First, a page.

Sanya Kamidi and Sofia Mejias-Pascoe, Assistant News Editors for the Daily Nexus, report that, “students planned the ‘high-risk operation’ two weeks in advance.  BSU members located all the exits in the building, prepared for attempted infiltration from police and threats of violence. They also determined how they would communicate and negotiate with key players on the outside” in their article titled, 50 Years, 12 Student and the Takeover That Changed Everything.

During the protest, there were several instances of opposition, from individual outcries to one student physically attempting to end the demonstration:

(Henry, Oct. 1968, El Gaucho)

 

The Black students inside deterred him using a fire extinguisher, and as Dooley was being treated for a slashed hand, he said, “‘Their gripes are petty…there’s no real racism on this campus, nothing overt anyway’”.

Later that day, Chancellor Vernon I. Cheadle accepted 7 out of 8 recommendations, not agreeing to the demand to fire the “Athletic Director Jack Curtis and Arthur Gallon, head of the Physical Activities department”.

Almost a year after negotiations, the Proposal For a Black Studies Program at UCSB was finally created, outlining the administrative and academic set-up of the department.  The introduction states, “Black Studies, thus, represent the conceptualization and programming of the Black community’s aspirations as they affect the university…in short, Black students are seeking to realize a genuine freedom of expression within the university and society-at-large”.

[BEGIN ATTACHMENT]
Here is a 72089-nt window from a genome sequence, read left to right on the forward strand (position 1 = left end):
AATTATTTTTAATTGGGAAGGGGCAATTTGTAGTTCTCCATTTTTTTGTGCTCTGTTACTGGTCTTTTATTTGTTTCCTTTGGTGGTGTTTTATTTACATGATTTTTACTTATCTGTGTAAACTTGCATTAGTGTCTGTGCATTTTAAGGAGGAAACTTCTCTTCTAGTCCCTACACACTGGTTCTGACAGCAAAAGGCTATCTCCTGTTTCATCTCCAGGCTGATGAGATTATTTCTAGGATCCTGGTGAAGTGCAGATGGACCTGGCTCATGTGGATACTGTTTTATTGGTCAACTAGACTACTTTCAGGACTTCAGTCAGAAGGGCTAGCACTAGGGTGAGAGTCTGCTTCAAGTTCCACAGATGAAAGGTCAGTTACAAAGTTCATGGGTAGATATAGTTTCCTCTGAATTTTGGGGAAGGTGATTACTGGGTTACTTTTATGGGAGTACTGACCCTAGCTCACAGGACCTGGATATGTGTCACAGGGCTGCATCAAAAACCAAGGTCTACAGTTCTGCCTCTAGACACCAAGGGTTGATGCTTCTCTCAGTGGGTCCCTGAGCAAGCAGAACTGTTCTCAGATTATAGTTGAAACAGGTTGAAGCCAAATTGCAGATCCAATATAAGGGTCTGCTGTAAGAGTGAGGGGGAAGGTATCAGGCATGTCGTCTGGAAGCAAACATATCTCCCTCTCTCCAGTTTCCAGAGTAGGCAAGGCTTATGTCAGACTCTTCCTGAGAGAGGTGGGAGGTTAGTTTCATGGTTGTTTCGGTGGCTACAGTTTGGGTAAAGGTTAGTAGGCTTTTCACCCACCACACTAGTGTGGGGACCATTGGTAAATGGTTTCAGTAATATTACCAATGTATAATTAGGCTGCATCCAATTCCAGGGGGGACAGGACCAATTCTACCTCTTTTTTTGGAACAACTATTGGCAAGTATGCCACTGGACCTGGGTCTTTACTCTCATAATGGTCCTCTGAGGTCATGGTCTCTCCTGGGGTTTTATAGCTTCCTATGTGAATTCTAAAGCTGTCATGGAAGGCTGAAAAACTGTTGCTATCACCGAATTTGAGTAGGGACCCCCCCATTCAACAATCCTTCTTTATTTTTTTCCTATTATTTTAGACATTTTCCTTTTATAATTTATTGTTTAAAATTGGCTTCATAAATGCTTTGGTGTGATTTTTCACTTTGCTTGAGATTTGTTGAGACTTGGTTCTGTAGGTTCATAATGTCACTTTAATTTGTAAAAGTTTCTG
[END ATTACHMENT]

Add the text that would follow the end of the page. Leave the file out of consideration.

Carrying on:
[Proposal For a Black Studies Program at UCSB, Proposal for Black & Chicano Studies, University of California, Santa Barbara, Department of Black Studies Records, UArch 14, Department of Special Collections, UC Santa Barbara Library, University of California, Santa Barbara.]

 

In the Spring of 1968, one year before the North Hall Takeover, the Afro-American Student Union proposed a similar UC-wide document titled Proposal For Establishing a Black Studies Program to the University of California.  

[Proposal For Establishing a Black Studies Program, Original Formation of Black Studies,, 1968-1971, University of California, Santa Barbara, Department of Black Studies Records, UArch 14, Department of Special Collections, UC Santa Barbara Library, University of California, Santa Barbara.]

 

In it, they stipulate the same goals and issues that the BSU expressed during the North Hall Takeover.  This document, published months before the Takeover, may have possibly served as inspiration and influenced the BSU’s  demand for change at UCSB.

When the administration ignored their griefs, Black students turned towards each other to fight against the injustice they experienced on campus.  BSU members faced a myriad of obstacles, including threats of suspension, a violent student, and an unsure, tense crowd, to make their voices heard.  The North Hall Takeover stands as a powerful example of student action, and opened the door for establishing future Ethnic and Gender Studies departments at UCSB.


By: Frances Woo